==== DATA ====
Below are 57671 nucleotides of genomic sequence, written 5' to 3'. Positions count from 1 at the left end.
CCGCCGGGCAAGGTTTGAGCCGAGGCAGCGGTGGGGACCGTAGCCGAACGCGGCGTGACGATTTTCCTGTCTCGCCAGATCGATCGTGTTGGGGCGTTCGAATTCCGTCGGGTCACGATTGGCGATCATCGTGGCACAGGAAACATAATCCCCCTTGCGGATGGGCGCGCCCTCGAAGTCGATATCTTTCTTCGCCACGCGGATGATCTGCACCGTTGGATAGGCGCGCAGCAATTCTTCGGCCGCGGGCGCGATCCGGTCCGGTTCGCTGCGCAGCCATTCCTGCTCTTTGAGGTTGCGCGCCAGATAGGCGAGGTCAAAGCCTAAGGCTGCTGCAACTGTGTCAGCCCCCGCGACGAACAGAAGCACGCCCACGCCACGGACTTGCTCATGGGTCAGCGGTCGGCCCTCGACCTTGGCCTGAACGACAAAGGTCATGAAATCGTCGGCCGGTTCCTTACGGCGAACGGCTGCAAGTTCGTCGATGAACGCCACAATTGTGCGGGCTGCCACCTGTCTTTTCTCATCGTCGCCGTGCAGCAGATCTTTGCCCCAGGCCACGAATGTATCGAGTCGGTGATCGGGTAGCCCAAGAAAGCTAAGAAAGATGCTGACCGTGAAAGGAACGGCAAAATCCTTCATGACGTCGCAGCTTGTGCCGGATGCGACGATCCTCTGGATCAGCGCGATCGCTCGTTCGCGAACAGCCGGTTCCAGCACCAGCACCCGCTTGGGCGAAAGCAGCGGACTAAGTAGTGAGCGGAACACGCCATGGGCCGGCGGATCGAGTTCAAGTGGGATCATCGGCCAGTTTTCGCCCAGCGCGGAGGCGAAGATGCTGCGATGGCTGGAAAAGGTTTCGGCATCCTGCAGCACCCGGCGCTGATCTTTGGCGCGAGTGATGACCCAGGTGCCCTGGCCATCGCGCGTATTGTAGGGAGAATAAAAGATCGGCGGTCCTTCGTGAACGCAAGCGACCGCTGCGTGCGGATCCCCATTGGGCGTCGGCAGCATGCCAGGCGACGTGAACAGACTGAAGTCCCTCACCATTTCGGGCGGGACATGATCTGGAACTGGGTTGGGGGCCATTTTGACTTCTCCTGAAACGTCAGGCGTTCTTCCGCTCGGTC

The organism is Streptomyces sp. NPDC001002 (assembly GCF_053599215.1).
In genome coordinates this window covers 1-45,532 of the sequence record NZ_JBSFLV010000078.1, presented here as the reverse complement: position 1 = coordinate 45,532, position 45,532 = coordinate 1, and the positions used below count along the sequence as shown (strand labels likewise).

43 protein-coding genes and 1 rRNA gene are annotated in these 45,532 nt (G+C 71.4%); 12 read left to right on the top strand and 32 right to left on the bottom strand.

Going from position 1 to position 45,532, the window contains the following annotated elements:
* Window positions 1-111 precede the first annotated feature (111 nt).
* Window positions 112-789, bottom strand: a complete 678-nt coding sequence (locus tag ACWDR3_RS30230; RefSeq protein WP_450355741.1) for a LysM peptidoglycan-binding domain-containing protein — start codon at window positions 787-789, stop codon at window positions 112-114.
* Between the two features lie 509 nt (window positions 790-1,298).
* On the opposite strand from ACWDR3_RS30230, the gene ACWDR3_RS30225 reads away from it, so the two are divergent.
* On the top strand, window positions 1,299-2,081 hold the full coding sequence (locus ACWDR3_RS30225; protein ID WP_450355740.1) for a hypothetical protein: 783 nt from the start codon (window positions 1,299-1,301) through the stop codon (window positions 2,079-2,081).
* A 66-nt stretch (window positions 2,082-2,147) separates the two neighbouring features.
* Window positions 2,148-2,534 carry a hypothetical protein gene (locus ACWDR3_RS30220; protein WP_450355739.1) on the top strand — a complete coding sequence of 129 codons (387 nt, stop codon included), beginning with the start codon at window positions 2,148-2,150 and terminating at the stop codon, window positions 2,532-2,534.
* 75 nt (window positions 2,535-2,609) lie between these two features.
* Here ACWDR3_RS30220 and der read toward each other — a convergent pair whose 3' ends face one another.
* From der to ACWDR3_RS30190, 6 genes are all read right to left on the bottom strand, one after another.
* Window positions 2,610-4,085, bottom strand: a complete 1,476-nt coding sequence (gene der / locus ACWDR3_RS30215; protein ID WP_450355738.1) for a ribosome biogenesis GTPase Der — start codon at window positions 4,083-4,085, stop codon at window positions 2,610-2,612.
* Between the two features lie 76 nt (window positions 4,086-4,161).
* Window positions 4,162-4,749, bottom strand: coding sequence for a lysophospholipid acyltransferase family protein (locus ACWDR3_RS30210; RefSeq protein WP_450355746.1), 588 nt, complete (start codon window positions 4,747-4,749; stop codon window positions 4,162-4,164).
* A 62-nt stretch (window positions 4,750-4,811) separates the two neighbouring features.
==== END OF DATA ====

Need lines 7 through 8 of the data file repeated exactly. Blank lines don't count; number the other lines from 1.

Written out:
* Window positions 1-111 precede the first annotated feature (111 nt).
* Window positions 112-789, bottom strand: a complete 678-nt coding sequence (locus tag ACWDR3_RS30230; RefSeq protein WP_450355741.1) for a LysM peptidoglycan-binding domain-containing protein — start codon at window positions 787-789, stop codon at window positions 112-114.